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my endeavours, and must my Soul be starved ? I have a Soul that cannot dye, and must not dye, and must shortly appear before God's Tribunal, and shall not I study its safety and happiness as much as I am able? Lord God! should Death arrest me before I have made my Calling and Election sure, how fearful, how wretched would my condition be? Should it fall to my share to howl in outward darkness, how should I curse the day when first I saw the Light? How should I cry out, Let the day perish wherein I was born, and the night in which it was said, There is a Man-Child conceived ; let that day be darkness, let not God regard it from above, neither let the Light shine upon it. Let Darkness and the fedom of Death stain it. Let a Cloud dwell upon it. Let the blackness of the day terrifie it. Should those Tortures the Damned feel be inflieted upon me, how should I wish that I had liv'd all my days in Deserts and Wildernesses, and spent my whole time in praying and praising of God, and given all my Goods to the Poor, and liv'd upon Bread and Water, and undergone the greatest hardships and severities ; outpray'd a Saint, and out fasted a Hermit, rather than ventur'd my soul in so flight a bottom, as worldly-mindedness must neceffärily be. Oh! how should I wish, that like the Gadarenes Hogs, I had leap'd into the Sea rather, than run into excess of Riot, and precipitated my self into boyling Caldrons, rather than into the Adulterous Bed, receiv'd burning Coals into my Bo

, Rome, some, rather than Partners of my Lusts into my arms, and broiled in Aames sooner, than in the unhallowed Passions, that have brought down Fire and Brimstone on my Folly ! Should that burning Lakebe my habitation for ever. O how I should imprecate all my merry Companions chac did allure me to run with them into Folly and Vanity! O how I should wish that my Eyes had never seen them; that my Ears had never heard their names ; that my tongue had been torn into a thousand pieces, when first it entertain'd Discourse with them; that my Arms had been cut off, when they embrac'd those pleasures, which like Syrens cheat men into misery and calamity! O how I should curse the place where my Sins were committed, the persons that occasion'd them, the hour that ever I thought of them ! O how I should wish that I had improv'd those opportunities I do now make light of, and believed Mofes and the Prophets that gave me warning, and turn'd to God, while the doors of Grace stood open, and applied my self to the Ministers of the Gospel, and taken directions from them what I must do to be fav'd ! How should the possibility of such misery fright and terrifie me into watchfulness and seriousness? Is not Eternity more to me, than a moment of time? Can that Gold and Silver I enjoy, and do so much prize and adore, be any motive to the great Judge of Life and Death to absolve me? Can the pleasures of Sin be antidotes against Sin? or my Jollities procure a Pardon in that day, when God shall Judge men according to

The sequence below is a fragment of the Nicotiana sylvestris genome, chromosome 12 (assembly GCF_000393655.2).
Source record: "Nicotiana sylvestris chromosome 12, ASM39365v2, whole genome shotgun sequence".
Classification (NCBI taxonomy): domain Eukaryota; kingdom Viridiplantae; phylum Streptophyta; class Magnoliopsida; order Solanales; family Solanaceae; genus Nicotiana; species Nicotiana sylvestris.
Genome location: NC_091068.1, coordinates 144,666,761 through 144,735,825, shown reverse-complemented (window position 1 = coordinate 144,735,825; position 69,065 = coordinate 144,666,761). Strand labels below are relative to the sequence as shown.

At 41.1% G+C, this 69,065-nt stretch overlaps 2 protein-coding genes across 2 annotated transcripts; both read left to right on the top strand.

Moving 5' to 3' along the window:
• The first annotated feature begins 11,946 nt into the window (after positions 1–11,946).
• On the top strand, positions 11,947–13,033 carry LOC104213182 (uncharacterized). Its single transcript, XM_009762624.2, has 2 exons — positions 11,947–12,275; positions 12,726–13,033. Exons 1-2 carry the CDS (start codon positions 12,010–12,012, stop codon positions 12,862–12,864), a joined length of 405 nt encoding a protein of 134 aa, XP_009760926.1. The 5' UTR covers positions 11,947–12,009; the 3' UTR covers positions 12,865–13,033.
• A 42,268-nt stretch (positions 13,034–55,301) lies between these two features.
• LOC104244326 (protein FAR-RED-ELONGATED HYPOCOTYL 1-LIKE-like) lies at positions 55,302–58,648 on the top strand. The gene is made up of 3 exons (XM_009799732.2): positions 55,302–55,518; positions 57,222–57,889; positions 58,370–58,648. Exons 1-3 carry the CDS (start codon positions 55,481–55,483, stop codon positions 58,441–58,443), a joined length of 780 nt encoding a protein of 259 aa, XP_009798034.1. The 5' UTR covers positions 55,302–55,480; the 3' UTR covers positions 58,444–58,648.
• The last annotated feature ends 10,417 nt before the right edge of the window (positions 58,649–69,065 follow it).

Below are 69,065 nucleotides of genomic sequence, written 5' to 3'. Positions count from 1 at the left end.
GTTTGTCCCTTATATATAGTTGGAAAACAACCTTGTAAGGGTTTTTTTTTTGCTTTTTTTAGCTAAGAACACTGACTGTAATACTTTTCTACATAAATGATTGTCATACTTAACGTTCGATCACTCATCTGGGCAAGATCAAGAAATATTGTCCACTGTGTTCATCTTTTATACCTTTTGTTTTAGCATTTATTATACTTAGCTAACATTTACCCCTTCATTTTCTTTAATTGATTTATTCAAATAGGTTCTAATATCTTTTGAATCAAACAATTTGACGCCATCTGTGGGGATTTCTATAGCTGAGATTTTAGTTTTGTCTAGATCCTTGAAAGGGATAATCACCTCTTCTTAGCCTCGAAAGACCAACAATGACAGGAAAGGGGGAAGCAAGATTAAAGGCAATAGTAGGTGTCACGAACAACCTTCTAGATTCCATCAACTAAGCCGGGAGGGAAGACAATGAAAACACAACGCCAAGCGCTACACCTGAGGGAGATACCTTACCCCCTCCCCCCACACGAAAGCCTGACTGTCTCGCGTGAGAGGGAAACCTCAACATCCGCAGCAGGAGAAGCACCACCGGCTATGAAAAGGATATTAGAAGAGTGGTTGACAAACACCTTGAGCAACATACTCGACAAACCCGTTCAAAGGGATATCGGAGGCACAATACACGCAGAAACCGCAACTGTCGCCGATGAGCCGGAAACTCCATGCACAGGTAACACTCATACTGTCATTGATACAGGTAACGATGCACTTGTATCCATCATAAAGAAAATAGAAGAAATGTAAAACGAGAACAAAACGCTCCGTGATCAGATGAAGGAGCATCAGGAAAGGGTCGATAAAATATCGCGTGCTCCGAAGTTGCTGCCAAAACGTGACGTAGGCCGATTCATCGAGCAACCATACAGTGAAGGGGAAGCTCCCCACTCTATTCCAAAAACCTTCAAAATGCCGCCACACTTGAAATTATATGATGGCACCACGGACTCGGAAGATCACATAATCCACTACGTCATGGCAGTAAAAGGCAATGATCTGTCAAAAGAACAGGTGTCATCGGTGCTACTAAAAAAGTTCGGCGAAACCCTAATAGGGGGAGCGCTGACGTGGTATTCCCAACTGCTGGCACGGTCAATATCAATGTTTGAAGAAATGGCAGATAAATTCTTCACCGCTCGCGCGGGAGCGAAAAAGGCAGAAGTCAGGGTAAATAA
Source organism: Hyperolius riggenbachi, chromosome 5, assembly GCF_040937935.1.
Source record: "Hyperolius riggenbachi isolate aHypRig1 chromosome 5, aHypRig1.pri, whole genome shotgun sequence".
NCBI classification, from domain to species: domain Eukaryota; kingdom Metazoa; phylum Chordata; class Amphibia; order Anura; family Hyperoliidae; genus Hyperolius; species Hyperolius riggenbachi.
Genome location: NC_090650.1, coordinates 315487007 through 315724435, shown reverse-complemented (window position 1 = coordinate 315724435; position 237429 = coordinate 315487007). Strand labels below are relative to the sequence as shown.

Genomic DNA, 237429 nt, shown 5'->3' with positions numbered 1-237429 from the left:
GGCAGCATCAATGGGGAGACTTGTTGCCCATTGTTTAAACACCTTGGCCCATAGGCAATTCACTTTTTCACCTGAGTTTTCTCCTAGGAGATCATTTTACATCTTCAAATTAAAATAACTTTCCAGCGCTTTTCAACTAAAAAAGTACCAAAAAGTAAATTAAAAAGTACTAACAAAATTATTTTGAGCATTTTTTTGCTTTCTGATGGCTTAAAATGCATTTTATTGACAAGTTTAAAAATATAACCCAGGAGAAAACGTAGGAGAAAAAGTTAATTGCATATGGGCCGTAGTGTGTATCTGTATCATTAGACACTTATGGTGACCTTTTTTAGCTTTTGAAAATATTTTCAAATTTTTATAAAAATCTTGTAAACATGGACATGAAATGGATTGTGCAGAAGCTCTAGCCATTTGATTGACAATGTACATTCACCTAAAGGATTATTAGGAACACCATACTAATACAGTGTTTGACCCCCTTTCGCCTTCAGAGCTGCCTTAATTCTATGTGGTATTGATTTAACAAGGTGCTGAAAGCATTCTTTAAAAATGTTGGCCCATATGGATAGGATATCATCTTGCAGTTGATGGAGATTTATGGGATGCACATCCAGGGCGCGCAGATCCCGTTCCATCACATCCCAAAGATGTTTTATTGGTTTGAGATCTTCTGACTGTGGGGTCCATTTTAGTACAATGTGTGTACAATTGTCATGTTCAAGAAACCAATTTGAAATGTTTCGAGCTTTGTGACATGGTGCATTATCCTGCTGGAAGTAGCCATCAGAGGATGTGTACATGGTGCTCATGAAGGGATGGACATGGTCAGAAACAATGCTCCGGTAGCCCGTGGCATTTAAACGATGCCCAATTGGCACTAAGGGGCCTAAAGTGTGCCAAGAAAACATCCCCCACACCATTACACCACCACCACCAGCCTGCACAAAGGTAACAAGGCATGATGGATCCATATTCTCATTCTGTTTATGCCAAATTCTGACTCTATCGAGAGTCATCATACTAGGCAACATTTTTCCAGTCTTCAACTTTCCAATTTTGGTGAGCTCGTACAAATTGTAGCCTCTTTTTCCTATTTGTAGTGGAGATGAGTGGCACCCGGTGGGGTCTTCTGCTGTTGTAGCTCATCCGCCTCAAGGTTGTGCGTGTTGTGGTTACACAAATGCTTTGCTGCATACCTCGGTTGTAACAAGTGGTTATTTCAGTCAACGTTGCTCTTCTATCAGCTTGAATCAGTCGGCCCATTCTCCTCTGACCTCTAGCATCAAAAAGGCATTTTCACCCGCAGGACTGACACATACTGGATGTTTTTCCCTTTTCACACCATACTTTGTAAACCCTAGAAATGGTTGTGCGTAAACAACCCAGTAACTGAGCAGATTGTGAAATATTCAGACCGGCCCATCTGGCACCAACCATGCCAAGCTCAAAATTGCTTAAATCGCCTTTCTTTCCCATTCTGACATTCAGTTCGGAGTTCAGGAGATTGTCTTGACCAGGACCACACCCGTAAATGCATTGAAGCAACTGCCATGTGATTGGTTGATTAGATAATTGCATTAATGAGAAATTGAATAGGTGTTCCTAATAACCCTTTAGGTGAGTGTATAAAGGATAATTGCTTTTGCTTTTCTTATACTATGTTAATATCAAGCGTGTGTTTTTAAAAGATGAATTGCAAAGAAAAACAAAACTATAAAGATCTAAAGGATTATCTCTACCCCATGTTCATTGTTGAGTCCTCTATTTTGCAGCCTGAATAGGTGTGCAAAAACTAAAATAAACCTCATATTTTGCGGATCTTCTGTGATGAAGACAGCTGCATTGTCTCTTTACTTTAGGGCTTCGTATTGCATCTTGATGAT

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the Gospel? What makes me thus stupid, that I should forego the Milk and Honey of Canaan, for the pitiful Garlicks and Onions of Ægypt? Doth God promise me Purple Robes, and thall I take up with course, and ill wrought Stuff? Dath God offer me a Royal Seat, and shall I prefer a Shepherd's Tent before it? What Devil dobi potless me, that I should prefer Dancing and Revelling for a few hours, before endless joy? Where is my reason? What's become of my understanding? Am I bewitch'd, befotted, beguild, that I Thould believe a few flattering motions of Flesh and Blood, before all the O. racles and Infpirations of the Holy Ghost? Are there such things or no? I do believe there are, why then am I not more affected with them? Can there be any thing more reasonable than Christ's Precepts? What is there in them that should discourage me? If God had commanded severer Tasks , is not Heaven recompence enough? If the Prophet bad bid me do some great thing, would not. I have done it, how much rather then, when he faith unto me, Wajha and be clean? I that forbear the greatest Delicacies, shun the choicest Dainties, will not be tempted to eat of the most palatable Dish, when I am sensible it will bring upon me the pain either of Colick or Strangury; Nay, 1 that lying under a raging painful Distemper, wish my felf a Beggar, or ihe poorelt Body alive, and would be content tortoop to the meanest Offices, so I might be but freed from the Malady which torments me :